The app allows you to share your exact, realtime location with the people you specify for the amount of time you specify. This means people won’t be able stalk you all the time — only when you want them to. You don’t have to worry about checking in or keeping the app open; it updates automatically.
For the newsroom, there are a few practical uses I can think of:
1. Tracking groups of reporters/sources for real-time events. If you want to provide a way for readers to follow along while a reporter travels about, this kind of tool would enable that. There’s social media integration, so you can share travels via Facebook or Twitter.
2. Internal planning for collaborative reporting. This idea comes to me from The Seattle Times’ social media editor, Sona Patel. I often forget about using these flashy new tools for internal purposes, rather than the forward-facing consumer product. When a newsroom is planning coverage for big events — say, a protest downtown, or another breaking-news situation — reporters and photographers can share their location with each other to ensure they don’t duplicate work.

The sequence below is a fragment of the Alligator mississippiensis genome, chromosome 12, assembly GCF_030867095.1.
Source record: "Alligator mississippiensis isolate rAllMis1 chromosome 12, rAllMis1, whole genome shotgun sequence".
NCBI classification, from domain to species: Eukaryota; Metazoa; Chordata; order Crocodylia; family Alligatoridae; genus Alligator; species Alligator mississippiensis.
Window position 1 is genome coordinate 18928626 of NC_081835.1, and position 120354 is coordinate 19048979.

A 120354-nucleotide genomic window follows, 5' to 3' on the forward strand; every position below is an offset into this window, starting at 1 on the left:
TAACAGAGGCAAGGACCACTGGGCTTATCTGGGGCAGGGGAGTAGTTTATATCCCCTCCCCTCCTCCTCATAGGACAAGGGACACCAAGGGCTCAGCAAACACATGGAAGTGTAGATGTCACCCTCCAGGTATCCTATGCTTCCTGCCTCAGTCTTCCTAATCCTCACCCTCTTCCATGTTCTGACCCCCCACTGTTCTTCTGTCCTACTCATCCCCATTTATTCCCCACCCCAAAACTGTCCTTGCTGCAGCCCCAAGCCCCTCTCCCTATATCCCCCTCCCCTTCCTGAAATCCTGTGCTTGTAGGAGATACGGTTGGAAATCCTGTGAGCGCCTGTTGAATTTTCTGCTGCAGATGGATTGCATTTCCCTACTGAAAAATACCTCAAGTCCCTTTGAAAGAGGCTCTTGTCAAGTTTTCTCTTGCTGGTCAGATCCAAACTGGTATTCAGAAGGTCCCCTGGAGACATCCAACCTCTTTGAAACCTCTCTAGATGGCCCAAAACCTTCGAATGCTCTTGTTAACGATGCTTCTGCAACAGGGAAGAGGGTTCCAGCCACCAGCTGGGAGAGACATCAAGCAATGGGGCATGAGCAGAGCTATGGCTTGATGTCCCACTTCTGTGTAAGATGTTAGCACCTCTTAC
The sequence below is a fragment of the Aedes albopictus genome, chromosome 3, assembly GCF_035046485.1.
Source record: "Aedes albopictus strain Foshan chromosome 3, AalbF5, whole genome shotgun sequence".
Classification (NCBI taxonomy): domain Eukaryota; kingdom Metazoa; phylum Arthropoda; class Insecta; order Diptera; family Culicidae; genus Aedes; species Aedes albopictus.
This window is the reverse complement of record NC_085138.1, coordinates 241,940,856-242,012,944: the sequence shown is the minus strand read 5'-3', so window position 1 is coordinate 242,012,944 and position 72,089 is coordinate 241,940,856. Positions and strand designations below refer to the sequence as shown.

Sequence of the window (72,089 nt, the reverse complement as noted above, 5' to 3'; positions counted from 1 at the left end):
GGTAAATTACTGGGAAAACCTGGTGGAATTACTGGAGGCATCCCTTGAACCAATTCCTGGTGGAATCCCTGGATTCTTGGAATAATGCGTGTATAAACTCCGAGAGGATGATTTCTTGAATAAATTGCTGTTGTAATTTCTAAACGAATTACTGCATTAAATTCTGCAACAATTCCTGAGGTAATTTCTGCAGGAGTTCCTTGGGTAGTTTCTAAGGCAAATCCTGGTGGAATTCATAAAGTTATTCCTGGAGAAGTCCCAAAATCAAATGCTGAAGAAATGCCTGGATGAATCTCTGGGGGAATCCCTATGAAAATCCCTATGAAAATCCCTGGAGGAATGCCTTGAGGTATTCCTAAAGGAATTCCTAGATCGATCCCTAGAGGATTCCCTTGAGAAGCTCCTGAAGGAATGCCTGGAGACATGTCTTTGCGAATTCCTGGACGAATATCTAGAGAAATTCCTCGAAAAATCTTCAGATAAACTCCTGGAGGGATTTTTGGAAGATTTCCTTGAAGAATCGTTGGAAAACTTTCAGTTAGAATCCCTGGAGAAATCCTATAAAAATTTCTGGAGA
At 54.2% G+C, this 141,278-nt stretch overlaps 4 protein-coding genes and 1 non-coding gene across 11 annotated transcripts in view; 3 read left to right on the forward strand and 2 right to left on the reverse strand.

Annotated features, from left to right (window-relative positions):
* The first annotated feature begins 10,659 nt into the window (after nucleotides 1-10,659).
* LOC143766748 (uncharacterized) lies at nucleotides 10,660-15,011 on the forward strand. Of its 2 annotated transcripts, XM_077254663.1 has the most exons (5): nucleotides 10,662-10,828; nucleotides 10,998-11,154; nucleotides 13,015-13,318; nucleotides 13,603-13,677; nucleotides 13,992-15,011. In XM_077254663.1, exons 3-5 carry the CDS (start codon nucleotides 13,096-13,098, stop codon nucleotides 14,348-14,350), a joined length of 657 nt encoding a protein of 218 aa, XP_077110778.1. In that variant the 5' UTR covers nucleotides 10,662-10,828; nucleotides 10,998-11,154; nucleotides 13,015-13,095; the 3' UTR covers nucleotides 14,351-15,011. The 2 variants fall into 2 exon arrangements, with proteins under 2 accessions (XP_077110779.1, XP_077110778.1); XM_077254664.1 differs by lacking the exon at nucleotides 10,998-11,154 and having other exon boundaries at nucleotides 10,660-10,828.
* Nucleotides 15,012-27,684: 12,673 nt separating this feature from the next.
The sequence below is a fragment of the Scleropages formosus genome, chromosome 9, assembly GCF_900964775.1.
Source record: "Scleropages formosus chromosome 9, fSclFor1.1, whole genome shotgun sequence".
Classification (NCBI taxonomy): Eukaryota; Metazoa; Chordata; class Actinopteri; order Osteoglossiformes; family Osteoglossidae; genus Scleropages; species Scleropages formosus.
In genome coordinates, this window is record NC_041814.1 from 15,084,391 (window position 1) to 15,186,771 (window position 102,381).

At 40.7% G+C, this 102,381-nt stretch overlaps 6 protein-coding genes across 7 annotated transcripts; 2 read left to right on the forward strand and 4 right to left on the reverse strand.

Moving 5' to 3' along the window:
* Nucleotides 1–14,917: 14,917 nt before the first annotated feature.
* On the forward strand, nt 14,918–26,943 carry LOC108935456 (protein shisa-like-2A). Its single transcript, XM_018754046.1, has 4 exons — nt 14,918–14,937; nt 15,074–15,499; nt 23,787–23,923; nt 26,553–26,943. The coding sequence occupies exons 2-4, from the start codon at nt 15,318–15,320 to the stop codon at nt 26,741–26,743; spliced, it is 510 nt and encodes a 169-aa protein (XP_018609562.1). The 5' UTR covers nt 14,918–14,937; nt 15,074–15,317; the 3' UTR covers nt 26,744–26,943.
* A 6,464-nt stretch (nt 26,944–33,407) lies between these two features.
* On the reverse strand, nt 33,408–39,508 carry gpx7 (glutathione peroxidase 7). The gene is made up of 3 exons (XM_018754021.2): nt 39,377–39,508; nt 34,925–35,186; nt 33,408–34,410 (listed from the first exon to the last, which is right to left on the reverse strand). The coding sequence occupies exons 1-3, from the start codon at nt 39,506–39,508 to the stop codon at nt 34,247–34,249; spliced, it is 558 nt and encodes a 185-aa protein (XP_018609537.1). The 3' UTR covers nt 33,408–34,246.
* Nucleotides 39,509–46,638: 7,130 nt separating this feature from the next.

3. Letting your editor know where you are. When will that reporter be back from assignment? Instead of making extra phone calls or sending an email, you can use the one-click functionality to send a Glympse that shows where you are and how long until you’ll get where you need to be.
The best part? This app works on many smartphones: iPhone, Android, Windows phones and Blackberries.
Hat tip to Sona Patel for letting me know about this tool. Let us know in the comments if you’re using location-sharing tools for reporting.